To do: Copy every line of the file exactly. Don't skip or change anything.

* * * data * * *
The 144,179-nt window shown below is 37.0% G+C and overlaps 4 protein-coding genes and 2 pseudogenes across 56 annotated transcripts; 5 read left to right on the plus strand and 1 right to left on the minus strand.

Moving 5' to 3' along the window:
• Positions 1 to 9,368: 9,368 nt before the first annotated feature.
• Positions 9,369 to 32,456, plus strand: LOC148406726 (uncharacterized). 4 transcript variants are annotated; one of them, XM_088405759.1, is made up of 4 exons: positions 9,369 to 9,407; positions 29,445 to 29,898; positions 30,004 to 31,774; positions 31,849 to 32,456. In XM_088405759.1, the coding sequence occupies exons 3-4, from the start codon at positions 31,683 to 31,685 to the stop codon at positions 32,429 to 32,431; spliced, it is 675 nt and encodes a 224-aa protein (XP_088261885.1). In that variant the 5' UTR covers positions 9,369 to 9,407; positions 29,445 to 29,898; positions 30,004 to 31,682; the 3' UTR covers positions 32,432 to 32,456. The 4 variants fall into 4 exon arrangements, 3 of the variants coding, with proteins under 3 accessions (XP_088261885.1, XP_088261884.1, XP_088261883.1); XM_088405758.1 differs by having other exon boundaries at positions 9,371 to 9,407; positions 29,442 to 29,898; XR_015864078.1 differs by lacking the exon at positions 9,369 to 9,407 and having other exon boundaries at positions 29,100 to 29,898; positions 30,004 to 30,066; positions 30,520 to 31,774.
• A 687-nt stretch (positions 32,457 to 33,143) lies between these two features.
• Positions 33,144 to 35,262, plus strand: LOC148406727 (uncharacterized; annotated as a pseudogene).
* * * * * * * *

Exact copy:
The 144,179-nt window shown below is 37.0% G+C and overlaps 4 protein-coding genes and 2 pseudogenes across 56 annotated transcripts; 5 read left to right on the plus strand and 1 right to left on the minus strand.

Moving 5' to 3' along the window:
• Positions 1 to 9,368: 9,368 nt before the first annotated feature.
• Positions 9,369 to 32,456, plus strand: LOC148406726 (uncharacterized). 4 transcript variants are annotated; one of them, XM_088405759.1, is made up of 4 exons: positions 9,369 to 9,407; positions 29,445 to 29,898; positions 30,004 to 31,774; positions 31,849 to 32,456. In XM_088405759.1, the coding sequence occupies exons 3-4, from the start codon at positions 31,683 to 31,685 to the stop codon at positions 32,429 to 32,431; spliced, it is 675 nt and encodes a 224-aa protein (XP_088261885.1). In that variant the 5' UTR covers positions 9,369 to 9,407; positions 29,445 to 29,898; positions 30,004 to 31,682; the 3' UTR covers positions 32,432 to 32,456. The 4 variants fall into 4 exon arrangements, 3 of the variants coding, with proteins under 3 accessions (XP_088261885.1, XP_088261884.1, XP_088261883.1); XM_088405758.1 differs by having other exon boundaries at positions 9,371 to 9,407; positions 29,442 to 29,898; XR_015864078.1 differs by lacking the exon at positions 9,369 to 9,407 and having other exon boundaries at positions 29,100 to 29,898; positions 30,004 to 30,066; positions 30,520 to 31,774.
• A 687-nt stretch (positions 32,457 to 33,143) lies between these two features.
• Positions 33,144 to 35,262, plus strand: LOC148406727 (uncharacterized; annotated as a pseudogene).